Almost 90 per cent of trusts are failing the accident and emergency indicator on unplanned reattendances, while all acute providers failed to keep their single longest wait below six hours.

The figures are the first to show performance against new government measures.

Experimental data for April, the month the indicators were introduced, shows massive variation in performance, with some extreme outliers being blamed on data quality.

In total 88 per cent of trusts had unplanned reattendance of more than 5 per cent – the “bottom line”. More than half reported rates above 7 per cent.

Less than half of trusts achieved a median time to treatment by a decision making clinician within 60 minutes. Taunton and Somerset Foundation Trust, which recorded a time of 551 minutes, blamed it on a problem with a computer system which had now been corrected.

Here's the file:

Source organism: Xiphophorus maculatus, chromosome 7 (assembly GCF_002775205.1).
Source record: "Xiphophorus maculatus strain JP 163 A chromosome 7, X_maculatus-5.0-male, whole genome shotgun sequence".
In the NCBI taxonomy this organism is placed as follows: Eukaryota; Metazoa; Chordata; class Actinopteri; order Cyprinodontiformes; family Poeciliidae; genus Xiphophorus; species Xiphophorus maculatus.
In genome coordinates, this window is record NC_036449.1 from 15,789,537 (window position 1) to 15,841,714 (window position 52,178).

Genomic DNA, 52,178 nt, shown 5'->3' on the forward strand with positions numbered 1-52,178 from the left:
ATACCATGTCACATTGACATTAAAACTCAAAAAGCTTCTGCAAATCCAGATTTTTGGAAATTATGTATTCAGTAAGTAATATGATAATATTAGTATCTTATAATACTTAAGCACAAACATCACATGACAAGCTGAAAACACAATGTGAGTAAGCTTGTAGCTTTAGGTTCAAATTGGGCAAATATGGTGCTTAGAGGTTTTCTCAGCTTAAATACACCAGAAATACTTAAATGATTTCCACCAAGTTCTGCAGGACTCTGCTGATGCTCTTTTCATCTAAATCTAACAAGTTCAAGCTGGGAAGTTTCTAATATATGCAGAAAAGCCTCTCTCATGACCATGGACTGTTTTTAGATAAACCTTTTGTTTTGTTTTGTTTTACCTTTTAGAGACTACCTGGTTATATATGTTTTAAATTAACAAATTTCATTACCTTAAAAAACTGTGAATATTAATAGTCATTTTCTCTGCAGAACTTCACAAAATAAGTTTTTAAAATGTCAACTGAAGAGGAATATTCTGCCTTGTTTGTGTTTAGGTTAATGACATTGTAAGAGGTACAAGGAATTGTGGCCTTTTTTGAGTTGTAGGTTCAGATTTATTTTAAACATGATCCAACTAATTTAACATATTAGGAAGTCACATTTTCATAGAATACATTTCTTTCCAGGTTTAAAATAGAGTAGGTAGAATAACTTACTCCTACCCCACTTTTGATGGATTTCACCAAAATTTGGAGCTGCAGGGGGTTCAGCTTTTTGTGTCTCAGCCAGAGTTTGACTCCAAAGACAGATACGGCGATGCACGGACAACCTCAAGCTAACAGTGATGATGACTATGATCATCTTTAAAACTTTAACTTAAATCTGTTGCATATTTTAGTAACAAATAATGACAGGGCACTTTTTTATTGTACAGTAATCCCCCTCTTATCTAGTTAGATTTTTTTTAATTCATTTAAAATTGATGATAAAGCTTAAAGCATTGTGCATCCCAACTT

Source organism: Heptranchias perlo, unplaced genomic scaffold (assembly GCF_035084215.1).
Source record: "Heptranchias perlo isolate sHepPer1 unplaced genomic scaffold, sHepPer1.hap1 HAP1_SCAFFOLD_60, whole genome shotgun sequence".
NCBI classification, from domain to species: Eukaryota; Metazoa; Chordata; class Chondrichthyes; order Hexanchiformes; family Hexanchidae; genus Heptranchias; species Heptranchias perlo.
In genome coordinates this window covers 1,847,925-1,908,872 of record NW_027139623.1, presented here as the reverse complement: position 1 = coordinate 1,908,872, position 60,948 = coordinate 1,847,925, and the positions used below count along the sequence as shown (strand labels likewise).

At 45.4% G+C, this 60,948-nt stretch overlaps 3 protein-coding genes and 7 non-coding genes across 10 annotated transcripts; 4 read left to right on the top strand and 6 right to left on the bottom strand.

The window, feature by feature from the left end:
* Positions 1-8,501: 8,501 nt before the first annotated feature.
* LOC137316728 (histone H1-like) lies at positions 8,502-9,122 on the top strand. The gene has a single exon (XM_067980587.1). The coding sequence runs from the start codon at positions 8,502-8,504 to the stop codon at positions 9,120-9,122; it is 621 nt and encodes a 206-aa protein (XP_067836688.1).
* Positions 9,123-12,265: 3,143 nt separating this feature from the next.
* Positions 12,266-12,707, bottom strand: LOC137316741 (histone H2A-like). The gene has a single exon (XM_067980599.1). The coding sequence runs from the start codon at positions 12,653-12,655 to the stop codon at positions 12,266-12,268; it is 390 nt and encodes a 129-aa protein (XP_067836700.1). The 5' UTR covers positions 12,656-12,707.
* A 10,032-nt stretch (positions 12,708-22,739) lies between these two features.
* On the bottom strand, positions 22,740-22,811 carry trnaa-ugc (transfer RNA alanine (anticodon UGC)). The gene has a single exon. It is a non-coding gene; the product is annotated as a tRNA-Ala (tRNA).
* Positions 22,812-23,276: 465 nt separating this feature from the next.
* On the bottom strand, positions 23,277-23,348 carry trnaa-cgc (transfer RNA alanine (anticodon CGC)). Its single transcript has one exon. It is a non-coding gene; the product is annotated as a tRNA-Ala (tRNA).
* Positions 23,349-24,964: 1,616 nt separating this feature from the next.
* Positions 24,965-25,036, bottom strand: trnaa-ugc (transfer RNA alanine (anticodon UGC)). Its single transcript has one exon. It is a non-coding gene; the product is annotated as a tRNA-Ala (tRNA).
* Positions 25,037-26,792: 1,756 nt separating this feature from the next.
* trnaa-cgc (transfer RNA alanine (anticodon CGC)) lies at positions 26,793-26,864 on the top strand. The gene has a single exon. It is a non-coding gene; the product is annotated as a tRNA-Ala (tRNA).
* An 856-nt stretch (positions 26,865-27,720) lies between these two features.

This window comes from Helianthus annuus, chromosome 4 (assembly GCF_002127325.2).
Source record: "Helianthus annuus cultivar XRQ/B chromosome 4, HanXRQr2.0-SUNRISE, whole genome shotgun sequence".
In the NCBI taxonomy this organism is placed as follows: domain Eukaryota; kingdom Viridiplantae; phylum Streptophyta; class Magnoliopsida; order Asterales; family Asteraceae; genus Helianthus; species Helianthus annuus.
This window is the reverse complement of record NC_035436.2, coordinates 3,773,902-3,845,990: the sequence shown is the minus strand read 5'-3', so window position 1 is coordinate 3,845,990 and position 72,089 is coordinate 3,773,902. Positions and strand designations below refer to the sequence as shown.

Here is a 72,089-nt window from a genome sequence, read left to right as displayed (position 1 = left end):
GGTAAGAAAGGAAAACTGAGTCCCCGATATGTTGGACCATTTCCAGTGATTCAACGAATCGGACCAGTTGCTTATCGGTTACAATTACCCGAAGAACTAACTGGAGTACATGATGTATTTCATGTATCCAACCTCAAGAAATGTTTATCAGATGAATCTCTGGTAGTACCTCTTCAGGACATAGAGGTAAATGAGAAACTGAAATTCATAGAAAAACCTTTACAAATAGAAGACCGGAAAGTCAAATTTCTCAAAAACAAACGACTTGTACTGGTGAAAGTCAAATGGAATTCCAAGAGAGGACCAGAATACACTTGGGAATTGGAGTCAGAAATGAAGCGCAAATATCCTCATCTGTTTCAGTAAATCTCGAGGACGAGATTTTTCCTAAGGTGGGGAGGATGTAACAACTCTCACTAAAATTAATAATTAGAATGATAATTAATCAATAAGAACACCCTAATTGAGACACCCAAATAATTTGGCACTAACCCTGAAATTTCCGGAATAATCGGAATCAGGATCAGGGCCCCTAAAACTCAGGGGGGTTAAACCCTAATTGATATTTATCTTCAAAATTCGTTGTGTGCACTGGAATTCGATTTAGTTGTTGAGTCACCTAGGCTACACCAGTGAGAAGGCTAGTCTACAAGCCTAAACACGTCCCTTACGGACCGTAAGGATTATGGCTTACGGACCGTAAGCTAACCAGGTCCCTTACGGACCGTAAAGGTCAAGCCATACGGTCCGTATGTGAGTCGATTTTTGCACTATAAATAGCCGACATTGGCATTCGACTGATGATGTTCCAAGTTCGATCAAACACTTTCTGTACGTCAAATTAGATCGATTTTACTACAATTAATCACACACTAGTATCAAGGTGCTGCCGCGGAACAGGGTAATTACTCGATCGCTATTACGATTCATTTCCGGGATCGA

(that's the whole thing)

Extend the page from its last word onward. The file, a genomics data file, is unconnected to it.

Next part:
Just 28 per cent achieved the time to initial assessment indicator, which requires the 95th percentile of patients arriving by ambulance to be assessed within 15 minutes. Ten trusts reported waits of more than 23 hours, including Croydon Health Services Trust.

Croydon’s director of acute operations Richard Parker said as patients were triaged before they were added to the IT system, the initial assessment took place before the time of arrival was recorded. Analysis by the NHS Information Centre had therefore assumed they had arrived the previous day and added on 1,440 minutes.

Issues with data led the DH to change the way organisations will be performance managed against the indicators in June. Monitor has also removed them from its compliance framework for foundation trusts.

Performance was better against the indicator for patients who left without being seen, which saw 90 per cent of trusts achieve a rate of less than 5 per cent.

Health secretary Andrew Lansley said he expected trusts to use the data in a “positive” way to improve services.

College of Emergency Medicine president John Heyworth said it was “early days” for the indicators but they were starting to identify areas for improvement.